Thirdly and perhaps the most important was the resolution between the Ogbia community stakeholders and some Fulani herdsmen. The CMC was able to go into dialogue with members of the Bayelsa State Cattle/Ranch Control and Management Committee over indiscriminate grazing and destruction of local farms by herd of cattle in communities of Otuasega, Oruma, Ebelebiri and its environs. The case was reported to the Ogbia CMC following complains and reports from Women who had been victims and the resolution of some of the communities to resort to self-help by littering their farms with chemical substances that would kill several cows upon inhalation. Given the very thorny and potentially violent nature of the issue especially if the self-help plans of communities were to be put in motion, an emergency meeting was called with members of the committee and the Ogbia CMC at the Bayelsa State Government House where a memorandum of understanding was reached with members of the committee and emergency phone numbers on reporting of cases of invasion of farms by herd of cattle was also shared. This meeting helped to douse rising tensions in the community as communities did not go through with their earlier planned actions which could have been catastrophic and created a very violent conflict with wide state and national implications.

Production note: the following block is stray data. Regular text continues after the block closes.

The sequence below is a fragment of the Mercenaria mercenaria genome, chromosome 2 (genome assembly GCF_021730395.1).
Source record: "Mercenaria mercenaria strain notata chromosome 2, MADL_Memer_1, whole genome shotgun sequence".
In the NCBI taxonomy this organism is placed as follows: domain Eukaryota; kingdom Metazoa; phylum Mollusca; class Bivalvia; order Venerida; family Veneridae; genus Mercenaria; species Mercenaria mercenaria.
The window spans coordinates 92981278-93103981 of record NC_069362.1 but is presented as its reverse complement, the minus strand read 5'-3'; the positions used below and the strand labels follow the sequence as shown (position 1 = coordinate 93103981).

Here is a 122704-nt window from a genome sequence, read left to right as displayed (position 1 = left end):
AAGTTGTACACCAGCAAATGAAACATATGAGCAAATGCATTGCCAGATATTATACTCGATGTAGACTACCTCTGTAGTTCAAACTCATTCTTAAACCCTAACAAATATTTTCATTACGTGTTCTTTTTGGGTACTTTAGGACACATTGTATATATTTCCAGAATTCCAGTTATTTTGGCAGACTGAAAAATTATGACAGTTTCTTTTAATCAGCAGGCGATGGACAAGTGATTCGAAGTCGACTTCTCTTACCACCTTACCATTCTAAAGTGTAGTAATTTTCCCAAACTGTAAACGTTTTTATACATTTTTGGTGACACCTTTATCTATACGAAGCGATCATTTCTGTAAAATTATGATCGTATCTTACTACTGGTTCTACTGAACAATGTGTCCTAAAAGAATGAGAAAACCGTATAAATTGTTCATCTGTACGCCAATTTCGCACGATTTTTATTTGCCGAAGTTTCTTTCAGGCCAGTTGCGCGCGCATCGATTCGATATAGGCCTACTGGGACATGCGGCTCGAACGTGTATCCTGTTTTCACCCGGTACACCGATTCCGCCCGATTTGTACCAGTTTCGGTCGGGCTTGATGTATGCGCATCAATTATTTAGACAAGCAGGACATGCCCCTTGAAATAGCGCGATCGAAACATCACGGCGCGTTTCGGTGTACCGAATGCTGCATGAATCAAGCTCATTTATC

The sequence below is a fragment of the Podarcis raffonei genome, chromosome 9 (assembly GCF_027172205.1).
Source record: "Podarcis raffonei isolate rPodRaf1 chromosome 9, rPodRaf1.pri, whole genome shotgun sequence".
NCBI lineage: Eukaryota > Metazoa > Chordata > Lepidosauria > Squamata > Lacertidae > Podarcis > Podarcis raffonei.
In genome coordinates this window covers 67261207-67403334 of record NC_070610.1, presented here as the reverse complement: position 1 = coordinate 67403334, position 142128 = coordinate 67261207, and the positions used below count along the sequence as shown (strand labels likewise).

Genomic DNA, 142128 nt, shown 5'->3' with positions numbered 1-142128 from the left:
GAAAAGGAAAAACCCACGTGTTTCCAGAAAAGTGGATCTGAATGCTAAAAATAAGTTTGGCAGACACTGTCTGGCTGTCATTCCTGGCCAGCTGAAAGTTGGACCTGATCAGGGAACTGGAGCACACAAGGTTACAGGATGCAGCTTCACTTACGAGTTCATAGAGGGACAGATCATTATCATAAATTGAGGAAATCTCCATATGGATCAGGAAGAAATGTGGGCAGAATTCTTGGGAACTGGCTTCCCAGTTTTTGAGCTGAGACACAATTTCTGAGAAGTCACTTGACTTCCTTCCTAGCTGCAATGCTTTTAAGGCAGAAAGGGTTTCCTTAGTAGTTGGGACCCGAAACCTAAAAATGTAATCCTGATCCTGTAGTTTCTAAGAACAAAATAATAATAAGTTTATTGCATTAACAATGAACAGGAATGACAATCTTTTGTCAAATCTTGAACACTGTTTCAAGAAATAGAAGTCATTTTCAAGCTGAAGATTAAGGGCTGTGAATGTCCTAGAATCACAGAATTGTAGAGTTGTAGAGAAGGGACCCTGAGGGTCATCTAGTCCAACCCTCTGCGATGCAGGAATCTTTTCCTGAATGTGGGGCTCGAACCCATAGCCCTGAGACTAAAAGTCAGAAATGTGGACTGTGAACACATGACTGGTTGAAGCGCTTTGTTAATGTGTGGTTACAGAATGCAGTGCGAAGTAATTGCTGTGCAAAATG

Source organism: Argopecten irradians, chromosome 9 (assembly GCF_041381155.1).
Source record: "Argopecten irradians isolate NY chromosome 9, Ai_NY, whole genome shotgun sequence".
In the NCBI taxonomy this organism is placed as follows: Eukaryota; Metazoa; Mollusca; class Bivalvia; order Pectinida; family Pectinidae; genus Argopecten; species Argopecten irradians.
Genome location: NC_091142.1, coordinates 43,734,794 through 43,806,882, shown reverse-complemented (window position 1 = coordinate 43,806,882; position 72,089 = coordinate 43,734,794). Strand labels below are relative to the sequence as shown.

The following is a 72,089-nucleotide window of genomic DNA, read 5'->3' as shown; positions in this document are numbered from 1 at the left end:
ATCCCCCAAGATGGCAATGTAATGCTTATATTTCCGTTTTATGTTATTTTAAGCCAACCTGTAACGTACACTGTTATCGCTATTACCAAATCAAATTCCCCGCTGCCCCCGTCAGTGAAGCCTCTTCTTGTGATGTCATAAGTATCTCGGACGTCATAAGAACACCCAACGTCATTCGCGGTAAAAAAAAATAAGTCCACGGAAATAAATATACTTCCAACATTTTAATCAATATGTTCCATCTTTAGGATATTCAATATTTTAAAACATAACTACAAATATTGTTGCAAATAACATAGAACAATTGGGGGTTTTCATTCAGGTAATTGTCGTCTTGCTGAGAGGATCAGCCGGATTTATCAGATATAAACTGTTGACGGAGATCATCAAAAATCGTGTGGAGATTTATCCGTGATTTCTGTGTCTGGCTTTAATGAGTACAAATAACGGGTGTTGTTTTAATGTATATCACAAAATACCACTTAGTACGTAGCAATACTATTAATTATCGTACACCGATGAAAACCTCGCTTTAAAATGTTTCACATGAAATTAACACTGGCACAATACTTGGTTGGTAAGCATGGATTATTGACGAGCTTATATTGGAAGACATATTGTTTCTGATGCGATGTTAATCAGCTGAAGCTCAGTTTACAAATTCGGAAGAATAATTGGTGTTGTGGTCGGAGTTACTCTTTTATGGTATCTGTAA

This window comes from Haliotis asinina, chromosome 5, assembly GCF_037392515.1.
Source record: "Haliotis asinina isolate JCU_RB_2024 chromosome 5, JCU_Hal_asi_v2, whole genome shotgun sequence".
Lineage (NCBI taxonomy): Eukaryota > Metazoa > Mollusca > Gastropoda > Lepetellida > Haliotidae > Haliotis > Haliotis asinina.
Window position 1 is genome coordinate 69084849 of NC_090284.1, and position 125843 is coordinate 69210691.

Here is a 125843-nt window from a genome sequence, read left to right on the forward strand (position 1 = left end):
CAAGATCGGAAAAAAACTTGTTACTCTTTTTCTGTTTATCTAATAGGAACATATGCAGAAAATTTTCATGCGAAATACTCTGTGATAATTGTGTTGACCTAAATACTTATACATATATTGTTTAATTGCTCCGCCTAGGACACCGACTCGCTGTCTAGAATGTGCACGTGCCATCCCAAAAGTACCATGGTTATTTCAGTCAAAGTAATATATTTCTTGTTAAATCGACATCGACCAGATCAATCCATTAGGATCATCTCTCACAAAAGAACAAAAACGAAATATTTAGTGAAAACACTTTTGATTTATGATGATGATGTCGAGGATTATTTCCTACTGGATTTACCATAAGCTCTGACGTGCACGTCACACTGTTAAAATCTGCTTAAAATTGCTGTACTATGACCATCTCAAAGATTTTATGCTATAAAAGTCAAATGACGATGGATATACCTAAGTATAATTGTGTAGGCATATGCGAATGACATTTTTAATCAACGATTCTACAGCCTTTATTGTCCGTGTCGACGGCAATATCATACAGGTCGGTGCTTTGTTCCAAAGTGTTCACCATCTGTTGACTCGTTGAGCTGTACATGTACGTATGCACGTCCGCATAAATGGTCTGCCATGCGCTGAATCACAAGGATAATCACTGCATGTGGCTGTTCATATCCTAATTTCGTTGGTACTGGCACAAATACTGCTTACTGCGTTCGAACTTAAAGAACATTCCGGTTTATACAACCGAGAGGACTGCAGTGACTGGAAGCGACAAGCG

Today the aforementioned communities are leaving in peace without fear of being attacked or their farms invaded by herdsmen as the CMC was able to create the necessary platform for swift response to issues of this nature and indeed avert any pain that would have come out unresolved issues of this nature.

The CMCs wishes to expand their frontiers across more communities and indeed reduce cases of violent conflicts. This they have decided to achieve through the building of capacity of more community leaders to be able to jointly collaborate with the CMC and other stakeholders to address conflict issues amicably. The hope is that, just as the little drops of water can make a mighty ocean, the training of more community leaders on conflict and Early Warning issues can only in the  short and long run provide a pool of conflict sensitive community leaders who would contribute to reducing violent conflicts across communities.